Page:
It’s a pretty miserable day here in central Virginia. On top of the rain I am strung out on the couch watching college football and dealing with a cold and sore throat. Since it looks like I will not get anything serious done today I thought I might offer you the second installment of my examination of Crocker’s The Politically Incorrect Guide to the Civil War. The following is titled “We’re All Confederates Now” and asks the reader to imagine the following:
Put yourself in Robert E. Lee’s shoes. If the South seceded today, how many of us would think the proper response would be for the federal government to send tanks over the bridges spanning the Potomac into Virginia, to blockade Southern ports and carpet bomb Southern cities? If we don’t, it’s because we see the United States as the Confederacy saw it, as a voluntary union. The idea that we have to keep California, Mississippi, Minnesota, and Maine together by force would probably strike us as ridiculous. And if it came to that, it would probably strike us as horrendous and wrong. (p. 33)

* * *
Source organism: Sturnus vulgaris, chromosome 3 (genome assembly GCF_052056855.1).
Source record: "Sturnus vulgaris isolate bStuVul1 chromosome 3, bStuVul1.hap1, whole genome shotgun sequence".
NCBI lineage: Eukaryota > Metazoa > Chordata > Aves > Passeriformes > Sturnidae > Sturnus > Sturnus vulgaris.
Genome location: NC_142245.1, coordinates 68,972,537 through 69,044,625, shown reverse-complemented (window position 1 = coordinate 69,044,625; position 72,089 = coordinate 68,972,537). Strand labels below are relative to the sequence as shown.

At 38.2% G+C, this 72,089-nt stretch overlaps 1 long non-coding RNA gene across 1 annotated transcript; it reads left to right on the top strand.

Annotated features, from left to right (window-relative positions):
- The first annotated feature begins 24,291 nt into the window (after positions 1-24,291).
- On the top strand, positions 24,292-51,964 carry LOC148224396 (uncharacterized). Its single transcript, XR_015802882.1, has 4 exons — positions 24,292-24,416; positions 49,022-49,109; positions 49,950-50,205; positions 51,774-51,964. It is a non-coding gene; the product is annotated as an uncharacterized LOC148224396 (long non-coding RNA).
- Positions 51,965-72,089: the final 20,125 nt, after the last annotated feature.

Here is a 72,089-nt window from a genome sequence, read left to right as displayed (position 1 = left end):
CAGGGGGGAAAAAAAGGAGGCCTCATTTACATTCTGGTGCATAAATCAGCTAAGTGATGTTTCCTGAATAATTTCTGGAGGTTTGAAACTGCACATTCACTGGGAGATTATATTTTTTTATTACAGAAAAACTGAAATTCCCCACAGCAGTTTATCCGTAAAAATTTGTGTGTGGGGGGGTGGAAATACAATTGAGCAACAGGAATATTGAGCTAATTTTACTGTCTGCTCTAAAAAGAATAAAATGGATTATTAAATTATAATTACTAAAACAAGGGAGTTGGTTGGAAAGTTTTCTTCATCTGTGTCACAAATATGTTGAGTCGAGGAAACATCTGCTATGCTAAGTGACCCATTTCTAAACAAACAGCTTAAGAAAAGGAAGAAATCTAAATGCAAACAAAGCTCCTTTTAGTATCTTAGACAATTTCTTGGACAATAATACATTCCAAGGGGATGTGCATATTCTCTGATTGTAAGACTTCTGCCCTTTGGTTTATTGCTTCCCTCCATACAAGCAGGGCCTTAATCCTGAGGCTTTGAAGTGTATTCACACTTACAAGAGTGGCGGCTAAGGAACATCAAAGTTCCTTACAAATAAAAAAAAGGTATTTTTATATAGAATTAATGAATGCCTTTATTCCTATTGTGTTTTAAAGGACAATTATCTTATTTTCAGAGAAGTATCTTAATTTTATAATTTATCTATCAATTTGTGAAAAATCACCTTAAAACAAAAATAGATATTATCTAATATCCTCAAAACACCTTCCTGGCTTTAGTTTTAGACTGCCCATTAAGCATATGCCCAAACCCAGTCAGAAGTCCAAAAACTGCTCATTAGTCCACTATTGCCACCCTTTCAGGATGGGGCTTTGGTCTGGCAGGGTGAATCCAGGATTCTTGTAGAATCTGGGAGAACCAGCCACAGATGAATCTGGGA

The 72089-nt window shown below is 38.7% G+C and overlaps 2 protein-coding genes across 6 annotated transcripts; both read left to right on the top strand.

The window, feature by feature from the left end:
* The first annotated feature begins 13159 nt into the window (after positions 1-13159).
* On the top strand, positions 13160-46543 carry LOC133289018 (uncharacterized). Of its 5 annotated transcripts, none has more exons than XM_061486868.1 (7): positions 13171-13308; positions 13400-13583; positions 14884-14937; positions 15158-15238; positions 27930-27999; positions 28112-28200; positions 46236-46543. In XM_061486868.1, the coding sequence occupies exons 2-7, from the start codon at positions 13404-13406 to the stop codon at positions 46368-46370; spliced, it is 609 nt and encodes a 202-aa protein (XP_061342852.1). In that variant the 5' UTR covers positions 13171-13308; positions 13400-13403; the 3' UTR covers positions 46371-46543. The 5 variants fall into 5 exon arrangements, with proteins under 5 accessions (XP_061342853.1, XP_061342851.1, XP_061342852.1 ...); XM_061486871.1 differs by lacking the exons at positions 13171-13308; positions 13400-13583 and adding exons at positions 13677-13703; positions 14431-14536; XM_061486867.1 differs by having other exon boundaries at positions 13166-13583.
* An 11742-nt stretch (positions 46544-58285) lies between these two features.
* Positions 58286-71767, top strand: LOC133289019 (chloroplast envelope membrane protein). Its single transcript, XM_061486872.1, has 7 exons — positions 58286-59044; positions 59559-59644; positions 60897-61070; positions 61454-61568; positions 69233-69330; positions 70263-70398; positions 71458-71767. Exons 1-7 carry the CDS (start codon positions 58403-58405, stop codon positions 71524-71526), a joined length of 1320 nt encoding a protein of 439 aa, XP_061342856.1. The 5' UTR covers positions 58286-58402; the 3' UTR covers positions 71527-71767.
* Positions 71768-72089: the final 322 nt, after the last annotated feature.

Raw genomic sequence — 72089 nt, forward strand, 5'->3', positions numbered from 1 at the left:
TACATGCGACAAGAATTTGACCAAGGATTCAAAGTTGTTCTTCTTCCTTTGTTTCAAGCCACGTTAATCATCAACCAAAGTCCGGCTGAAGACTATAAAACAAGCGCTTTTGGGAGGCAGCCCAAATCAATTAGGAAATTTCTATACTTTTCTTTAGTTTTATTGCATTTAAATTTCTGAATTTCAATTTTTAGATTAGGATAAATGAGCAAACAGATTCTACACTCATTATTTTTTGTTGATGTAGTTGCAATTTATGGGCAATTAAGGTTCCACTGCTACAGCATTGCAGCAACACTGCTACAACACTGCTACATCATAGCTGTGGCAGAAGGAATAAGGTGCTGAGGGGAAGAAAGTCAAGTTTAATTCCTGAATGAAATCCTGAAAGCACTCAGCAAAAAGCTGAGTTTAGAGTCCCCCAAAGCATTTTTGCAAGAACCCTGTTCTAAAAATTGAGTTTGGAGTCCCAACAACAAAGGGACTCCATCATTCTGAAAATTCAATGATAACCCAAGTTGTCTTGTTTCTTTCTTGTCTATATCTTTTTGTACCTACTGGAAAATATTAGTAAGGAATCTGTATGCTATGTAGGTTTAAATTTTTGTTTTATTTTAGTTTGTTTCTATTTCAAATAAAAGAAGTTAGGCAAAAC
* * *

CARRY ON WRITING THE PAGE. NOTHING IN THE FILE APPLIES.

First, why do we need to put ourselves in the shoes of Lee? Does he have some kind of privileged position that would steer us to the correct answer as to what would be considered a proper response by the federal government in case of a modern day secession? To show how absurd this little thought experiment is, why not put ourselves in the shoes of Winfield Scott, George Thomas or any other Southern graduate of West Point who took part in the invasion of their own homes. Scott himself outlined the invasion of much of the South in his Anaconda Plan. More importantly, we now know that the generation of Southern West Point cadets that graduated in the 1830s did not resign their commissions in 1861. In the end, it is irrelevant what we would countenance as a legitimate response. What we do know is that plenty of white Southerners in 1861 believed that “invasion” was the only response to the actions of most of the Southern states.
I thought I might start a little series of posts from The Politically Incorrect Guide to the Civil War by H.W. Crocker III. I would say that such passages are worth a good laugh, but then I step back and realize that these books sell incredibly well both here in the states and overseas.The Lost Cause lives.